Monday, August 8th 2011

I’m in New York for a couple of weeks, and for a few hours each day I occupy a desk on the 8th floor of the Centre for Fiction, on 47th Street between 5th Avenue and Madison. New York writers can apply for a ‘work space’—the use of a desk, a printer, free wi-fi, the run of an extensive library and reading room, coffee making and shower room facilities and a key to come and go late on weekdays and at weekends. The building is old and quite grand—at street level there’s an ‘indie’ bookshop. I mailed them a few weeks ago. They don’t normally take visitors in their writers’ space but August is a quiet month.

There are about eight desks set along a wall and in corners at each end of the long skylit room. Japanese type screens provide privacy between desks, and there is one separate office space. The elegant conference room at the end can be used too. Usually it’s full, Kristin, the programs director, told me. There are four or five writers here today. The ubiquitous water bottle sits on every desk. Everyone works in silence, with an occasional smile as someone passes by to make coffee. One girl comes over when the others leave at lunch time and introduces herself briefly and then leaves saying, as she points to my laptop—‘Make it happen!’

The Centre for Fiction, formally known as The Mercantile Library, is a non-profit-making organization which promotes and celebrates fiction and fiction writers. As well as the writing space it provides grants to NY writers, runs literature classes, readings, launches and public interviews, spotlights new talent, etc. I had come across it a couple of years ago and continued to follow events and read The Literarian, their online magazine. There’s a section called The Model Story where a well known writer chooses a story he/she regards as model and explains why. Richard Ford’s ‘Sweethearts’ was chosen recently.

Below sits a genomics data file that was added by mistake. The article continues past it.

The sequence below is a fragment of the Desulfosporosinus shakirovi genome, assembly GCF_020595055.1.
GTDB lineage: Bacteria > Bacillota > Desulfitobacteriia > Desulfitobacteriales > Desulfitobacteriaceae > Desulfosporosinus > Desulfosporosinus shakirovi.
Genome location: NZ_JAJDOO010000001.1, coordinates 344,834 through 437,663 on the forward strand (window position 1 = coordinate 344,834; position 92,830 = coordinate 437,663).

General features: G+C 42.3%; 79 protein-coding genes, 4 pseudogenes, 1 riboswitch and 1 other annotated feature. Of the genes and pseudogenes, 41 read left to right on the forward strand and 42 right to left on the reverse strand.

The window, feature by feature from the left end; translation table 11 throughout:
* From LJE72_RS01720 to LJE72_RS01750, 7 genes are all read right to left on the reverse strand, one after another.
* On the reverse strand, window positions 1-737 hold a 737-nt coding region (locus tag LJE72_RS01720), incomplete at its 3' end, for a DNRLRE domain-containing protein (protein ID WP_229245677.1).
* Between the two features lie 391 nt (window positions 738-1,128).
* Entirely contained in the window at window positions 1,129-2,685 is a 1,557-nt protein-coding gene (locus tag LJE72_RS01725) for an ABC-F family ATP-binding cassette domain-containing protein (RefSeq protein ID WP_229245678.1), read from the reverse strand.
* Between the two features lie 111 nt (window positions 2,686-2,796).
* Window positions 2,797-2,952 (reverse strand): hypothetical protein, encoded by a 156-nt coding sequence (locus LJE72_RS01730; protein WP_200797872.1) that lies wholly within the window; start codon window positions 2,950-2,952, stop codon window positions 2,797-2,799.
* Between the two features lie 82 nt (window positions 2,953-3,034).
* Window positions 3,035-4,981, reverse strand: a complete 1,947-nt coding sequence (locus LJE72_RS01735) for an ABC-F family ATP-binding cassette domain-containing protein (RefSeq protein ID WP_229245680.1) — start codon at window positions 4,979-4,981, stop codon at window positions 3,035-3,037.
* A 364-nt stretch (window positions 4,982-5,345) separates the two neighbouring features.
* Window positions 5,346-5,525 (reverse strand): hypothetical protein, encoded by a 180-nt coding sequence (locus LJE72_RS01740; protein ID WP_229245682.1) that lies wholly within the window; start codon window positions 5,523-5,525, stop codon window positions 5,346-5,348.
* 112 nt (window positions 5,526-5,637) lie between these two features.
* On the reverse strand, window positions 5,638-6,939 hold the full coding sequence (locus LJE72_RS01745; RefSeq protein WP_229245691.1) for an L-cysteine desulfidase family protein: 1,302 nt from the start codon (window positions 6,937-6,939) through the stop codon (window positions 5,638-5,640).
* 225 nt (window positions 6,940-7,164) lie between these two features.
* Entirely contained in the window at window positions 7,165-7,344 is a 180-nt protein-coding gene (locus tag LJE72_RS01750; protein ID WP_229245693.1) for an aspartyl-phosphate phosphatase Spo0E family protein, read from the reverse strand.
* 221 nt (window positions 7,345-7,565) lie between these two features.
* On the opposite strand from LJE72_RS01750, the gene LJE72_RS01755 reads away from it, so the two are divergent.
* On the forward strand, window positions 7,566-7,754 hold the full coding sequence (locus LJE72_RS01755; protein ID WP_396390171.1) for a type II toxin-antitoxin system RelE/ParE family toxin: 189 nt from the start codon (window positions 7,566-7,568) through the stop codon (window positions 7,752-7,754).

This summer I finished work, for now, on a collection of short stories to be published by The Stinging Fly Press in 2012. In the days and weeks following their handover to Declan there were times I wanted to pull them back again. The tweaking had gone on for months, would still continue, had he not advised ‘Forget about them now.’ Paul Valéry said a poem is never finished, only abandoned. The slight euphoria felt on the night I printed out the final story was swiftly replaced by a chronic anxiety. In the days following their relinquishment I would pick a book from the shelf and read a story and sink in despair and fear at the prospect of my own stories appearing before the public. Nothing could be worse in those moments. Except, of course, not being published at all.

There is a novel written and awaiting a rewrite. Another novel is pressing to be written. In the meantime more stories push forward, as stories do, forever germinating, forever fermenting. I cannot do the two at the same time—short and long fiction—or shift from one form to another. Each story takes up the whole of my head.

Here in New York, in this space, I have a sense of being a writer, admitting tentatively to being a writer. On the first of September, for the first time in years, I will not be returning to my teaching job. All I ever wanted to be was a writer. In America people refuse to fail. I want to stay. I want to be one who refuses to fail too.